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Taming the dragon and the devil at L'Etape Wales

The devil's in the detail, and the distance, at L'Etape Wales

Emily Chappell
20 Jun 2018

I’ve long been suspicious of claims that British landscapes can be just as sublime as their Alpine equivalents, even whilst making them myself. It smacks too much of a small nation’s inferiority complex, and I can’t help but worry that somewhere, up a much bigger hill, the Swiss are laughing at us.

But when I found out that Wales now hosts an Etape all of its own – Dragon Ride L'Etape Wales – I couldn’t resist.

And as I struggled round the first switchback of the Devil’s Elbow, thankful that no other riders were close enough to hear my laboured breathing, wondering when I’d dare release a hand to wipe the rivulets of sweat that were tickling my upper lip and dismayed that, only a few hours in, my quads were already heavy and sore, I discovered that I was perversely glad I’d come.

Unlike the Continental cols, where switchbacks lessen the gradient, in Wales they tend to be an indicator that you’re in for a hard time.

Ahead of the devil

The Devil’s Elbow was new to me, but I couldn’t help but liken it to the Devil’s Staircase, which those of us who’d opted for the 305km Dragon Devil route would meet at the most northerly point of our ride, and whose famous 30% right-hand hairpin even Simon Warren (of 100 Climbs) describes as 'almost unrideable.'

Sensing a theme, the organisers had flown in Didi 'The Devil' Senft, cycling’s most recognisable tifoso, to set us off, and then to cheer us up the first timed climb.

I’ll admit that getting a photo of myself riding uphill alongside a hyperactive bearded German brandishing a trident had been a significant factor in my entry, so I was slightly disappointed to reach the Devil’s Elbow before he did, but I contented myself with the selfie I’d managed to obtain before the ride started, as Didi bounced and grinned and cheered his way around Margam Park, seemingly as delighted to be there as everyone else was to have him.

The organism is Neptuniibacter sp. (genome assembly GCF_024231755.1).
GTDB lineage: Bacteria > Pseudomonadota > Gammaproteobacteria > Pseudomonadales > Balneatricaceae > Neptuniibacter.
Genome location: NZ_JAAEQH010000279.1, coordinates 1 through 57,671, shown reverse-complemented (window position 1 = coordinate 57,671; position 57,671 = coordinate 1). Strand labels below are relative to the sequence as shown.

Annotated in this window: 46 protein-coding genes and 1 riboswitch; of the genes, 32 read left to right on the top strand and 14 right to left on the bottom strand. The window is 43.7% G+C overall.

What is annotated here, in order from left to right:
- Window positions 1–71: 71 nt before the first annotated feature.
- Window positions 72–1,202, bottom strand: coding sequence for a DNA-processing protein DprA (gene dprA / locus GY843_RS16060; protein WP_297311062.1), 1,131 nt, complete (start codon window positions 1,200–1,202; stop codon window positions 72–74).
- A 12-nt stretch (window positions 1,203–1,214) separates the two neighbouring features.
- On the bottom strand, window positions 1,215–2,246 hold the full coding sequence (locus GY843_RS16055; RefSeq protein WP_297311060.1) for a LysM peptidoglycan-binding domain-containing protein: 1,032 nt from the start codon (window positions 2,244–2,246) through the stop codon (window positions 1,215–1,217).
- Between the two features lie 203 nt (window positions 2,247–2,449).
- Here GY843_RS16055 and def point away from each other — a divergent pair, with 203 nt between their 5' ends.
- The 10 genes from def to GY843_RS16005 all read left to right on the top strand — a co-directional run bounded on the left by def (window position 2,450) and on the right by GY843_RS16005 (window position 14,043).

I wished I had Didi’s energy as we descended through warm, blossoming lanes towards Glynneath, completing the second of four crossings of the Brecon Beacons.

The temperature was rising ominously, and I doubt I was the only one who’d been caught out in my assumption that a ride in Wales would necessarily be cold and rainy.

I mentally gave thanks to the kind gentleman who’d lent me his sun cream at the start, and morosely tucked into the next climb – this time a long dull A road at a relentless 6%, any visual clues to the height we were gaining blocked off by the overhanging trees.

Welcoming locals

My mood was partially salvaged by a small knot of cheering spectators halfway up. I couldn’t quite tell if they were locals or some riders’ family members (if the latter, why had they picked a spot halfway up this unimpressive climb, rather than at the top of something with ‘Devil’ in the title?), but I was grateful for their smiles and cowbells.

It made a pleasant change from the drawing pins that some disgruntled local had scattered across the road twenty minutes from the start.

I’d managed to ride through unscathed, but several dozen others weren’t so lucky.

Out here in the wilds of southern Powys though, inhabitants were distinguished by their friendliness and their scarcity. Vehicles were rare on these narrow lanes, and even the cyclists thinned out as we passed the point where our route split from the 223km Dragon Gran Fondo.